Still in Service

No. 166 in the middle of a day’s work at the Amsted-Maxion yard

Steam engines that are still running are rare in Brazil, almost all having been refurbished and under the care of the ABPF, hauling sightseeing trains over short distances and being used in soap opera filming. Steam locomotives operating in original conditions for railroads are extremely rare. There are some unconfirmed reports of some such engines pulling sugar cane in mills in Pernambuco. However, there are two engines that are easy to observe working at the Amsted-Maxion railroad car factory in Cruzeiro (SP). All you need to do is go to the bridge that crosses the Paraiba do Sul River in the middle of the city and you will see, right in the factory yard, two English Sentinel locomotives painted in blue valiantly pulling flatbed cars loaded with steel plate.

The front looks like a diesel but the locomotive is 100% diesel The vertical boiler is inside the cabin

The engines, for wide-gauge track, were ordered by the São Paulo Railway in 1931 and acquired by the Fabrica Nacional de Vagões (FNV) two years after it was established in 1945 in Cruzeiro (SP). At the time, Cruzeiro was an important rail switching center in São Paulo for the EF Central do Brasil and of the southern line of Rede Mineira de Viação. The FNV was one of the main railroad manufacturing companies — in fact one of the country’s first heavy manufacturers. In 1981, Fabrica Nacional de Vagões became FNV Veículos e Equipamentos, in 1983 Engesa/FNV, in 1990 Iochpe-Maxion and in 1996 Maxion Fundição e Equipamentos Ferroviarios until, finally, in 2000, it became Amsted-Maxion Fundição e Equipamentos Ferroviarios. Until today the steam locomotives continue to perform their same service at the location.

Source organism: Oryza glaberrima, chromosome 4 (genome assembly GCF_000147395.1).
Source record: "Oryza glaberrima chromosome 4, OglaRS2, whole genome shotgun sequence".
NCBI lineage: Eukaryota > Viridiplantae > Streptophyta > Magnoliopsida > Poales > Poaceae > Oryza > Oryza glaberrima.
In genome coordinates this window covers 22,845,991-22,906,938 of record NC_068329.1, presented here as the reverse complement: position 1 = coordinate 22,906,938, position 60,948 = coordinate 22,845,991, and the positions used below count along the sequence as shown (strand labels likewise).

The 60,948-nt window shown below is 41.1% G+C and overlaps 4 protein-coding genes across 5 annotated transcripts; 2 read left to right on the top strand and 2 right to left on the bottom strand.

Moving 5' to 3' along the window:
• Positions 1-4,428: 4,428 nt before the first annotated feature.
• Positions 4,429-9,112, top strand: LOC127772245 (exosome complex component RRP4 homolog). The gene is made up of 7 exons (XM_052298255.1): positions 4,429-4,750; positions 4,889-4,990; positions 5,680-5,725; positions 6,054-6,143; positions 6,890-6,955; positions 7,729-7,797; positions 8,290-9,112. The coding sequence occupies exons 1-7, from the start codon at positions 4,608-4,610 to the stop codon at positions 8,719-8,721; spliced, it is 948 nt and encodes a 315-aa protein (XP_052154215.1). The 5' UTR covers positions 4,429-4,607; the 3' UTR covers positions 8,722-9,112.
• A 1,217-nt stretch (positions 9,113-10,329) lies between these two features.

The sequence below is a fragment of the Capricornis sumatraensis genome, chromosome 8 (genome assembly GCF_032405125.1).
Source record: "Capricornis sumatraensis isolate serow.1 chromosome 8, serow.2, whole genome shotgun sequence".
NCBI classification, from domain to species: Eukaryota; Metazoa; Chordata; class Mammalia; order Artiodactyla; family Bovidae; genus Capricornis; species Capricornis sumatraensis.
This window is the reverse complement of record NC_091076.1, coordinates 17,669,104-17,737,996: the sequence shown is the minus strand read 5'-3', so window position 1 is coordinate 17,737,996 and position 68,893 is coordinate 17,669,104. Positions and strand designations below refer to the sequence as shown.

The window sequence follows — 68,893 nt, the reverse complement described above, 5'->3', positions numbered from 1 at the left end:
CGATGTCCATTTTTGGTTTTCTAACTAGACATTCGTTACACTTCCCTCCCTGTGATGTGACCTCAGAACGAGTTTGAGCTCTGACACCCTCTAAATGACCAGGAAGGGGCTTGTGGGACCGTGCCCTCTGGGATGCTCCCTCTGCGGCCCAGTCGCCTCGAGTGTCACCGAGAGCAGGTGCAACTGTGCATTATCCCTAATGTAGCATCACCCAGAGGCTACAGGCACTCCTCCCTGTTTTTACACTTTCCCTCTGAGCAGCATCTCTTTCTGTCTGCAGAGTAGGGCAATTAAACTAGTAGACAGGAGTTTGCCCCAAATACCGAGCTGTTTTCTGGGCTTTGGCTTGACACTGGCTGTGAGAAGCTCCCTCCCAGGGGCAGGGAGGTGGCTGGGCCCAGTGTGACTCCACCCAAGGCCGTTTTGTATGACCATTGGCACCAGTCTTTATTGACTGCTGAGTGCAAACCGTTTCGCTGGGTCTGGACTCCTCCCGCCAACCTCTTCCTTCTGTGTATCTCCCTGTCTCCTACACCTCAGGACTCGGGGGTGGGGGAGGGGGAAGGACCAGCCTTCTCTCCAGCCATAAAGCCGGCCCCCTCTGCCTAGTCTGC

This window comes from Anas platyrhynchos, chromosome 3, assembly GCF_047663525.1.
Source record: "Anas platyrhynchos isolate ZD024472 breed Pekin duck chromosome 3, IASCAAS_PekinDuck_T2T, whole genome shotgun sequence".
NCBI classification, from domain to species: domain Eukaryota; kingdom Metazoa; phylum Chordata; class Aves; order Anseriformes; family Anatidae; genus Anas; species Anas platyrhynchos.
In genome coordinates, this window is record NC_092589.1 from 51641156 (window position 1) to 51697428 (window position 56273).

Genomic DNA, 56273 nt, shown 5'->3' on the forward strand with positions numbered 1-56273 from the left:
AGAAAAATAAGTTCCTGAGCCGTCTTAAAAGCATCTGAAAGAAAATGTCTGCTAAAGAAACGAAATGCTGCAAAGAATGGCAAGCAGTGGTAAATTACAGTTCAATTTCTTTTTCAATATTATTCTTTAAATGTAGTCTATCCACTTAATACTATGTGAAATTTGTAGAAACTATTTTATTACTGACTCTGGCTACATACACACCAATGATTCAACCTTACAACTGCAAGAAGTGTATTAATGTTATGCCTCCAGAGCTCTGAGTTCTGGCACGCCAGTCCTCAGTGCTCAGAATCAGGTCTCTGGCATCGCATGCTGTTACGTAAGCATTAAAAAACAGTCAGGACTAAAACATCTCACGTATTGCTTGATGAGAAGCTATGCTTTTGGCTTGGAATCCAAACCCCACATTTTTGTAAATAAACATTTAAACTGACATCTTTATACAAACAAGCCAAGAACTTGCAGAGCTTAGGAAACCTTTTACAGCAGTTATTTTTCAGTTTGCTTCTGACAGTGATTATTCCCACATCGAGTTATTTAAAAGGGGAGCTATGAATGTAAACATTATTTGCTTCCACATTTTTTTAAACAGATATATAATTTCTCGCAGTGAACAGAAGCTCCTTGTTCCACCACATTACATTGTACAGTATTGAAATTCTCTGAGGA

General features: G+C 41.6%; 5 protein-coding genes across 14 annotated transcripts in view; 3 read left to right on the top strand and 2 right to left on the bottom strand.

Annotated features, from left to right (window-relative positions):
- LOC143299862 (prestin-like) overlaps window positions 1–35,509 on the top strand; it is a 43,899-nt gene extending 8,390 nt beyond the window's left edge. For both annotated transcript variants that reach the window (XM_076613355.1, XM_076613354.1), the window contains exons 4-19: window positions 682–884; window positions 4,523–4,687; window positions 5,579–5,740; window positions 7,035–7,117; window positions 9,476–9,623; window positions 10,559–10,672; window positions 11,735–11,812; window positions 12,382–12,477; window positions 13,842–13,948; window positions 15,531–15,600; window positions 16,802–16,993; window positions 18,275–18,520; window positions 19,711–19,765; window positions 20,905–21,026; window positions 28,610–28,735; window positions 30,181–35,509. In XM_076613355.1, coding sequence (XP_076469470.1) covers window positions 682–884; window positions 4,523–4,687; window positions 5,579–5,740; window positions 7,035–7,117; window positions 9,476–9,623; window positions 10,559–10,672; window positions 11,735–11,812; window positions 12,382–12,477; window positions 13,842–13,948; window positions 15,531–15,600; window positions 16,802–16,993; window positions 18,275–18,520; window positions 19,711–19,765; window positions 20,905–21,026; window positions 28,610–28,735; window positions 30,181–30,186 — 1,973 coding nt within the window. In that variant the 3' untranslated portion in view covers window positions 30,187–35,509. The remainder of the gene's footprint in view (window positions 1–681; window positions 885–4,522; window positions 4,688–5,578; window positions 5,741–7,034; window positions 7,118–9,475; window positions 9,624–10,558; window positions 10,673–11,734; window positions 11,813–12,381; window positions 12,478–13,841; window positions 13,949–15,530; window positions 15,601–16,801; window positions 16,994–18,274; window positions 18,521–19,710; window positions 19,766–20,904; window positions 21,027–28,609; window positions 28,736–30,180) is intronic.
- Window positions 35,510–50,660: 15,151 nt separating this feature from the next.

The vertical cylinders, with the drive chains (lower right) João Lobato Uchoa has been a Sentinel engineer for 20 years

The Sentinels are among the most heterodox engines around. Their pistons and the boiler are mounted vertically and in line, which makes them look like a diesel engine when, in fact, they are legitimate steam engines. Their manufacturer, the Sentinel Wagon Works, was better known for steam-driven trucks, light vehicles built for the size of the roads of the time. That is why the Sentinels, with a 0-4-0 wheel set, weigh less than 20 tons. The boiler, however, is a high pressure unit (275 psi). According to João Nupomuceno, an Amsted-Maxion engineer, the Sentinels can pull 10 cars loaded with steel plate that arrives on the MRS line.

Their speed is low — 30 kph at maximum — but no more than this is necessary for the maneuvering services they provide. The transmission is through chains similar to those on bicycles that link the driving rods to two crankshafts turned by the vertical pistons. The chains are permanently bathed in an oil pan placed just below the axles. The locomotives are not equipped with conventional brake shoe-equipped brakes, being halted using counter-steam. The boiler is oil-heated and the water and fuel tanks are from the engine itself.

According to the Sentinel Drivers Club of Srewbury, England (, today there are about 40 existing Sentinels in the world, between trucks and locomotives. And it is very probable that only the Amsted-Maxion are the only ones that continue in regular service.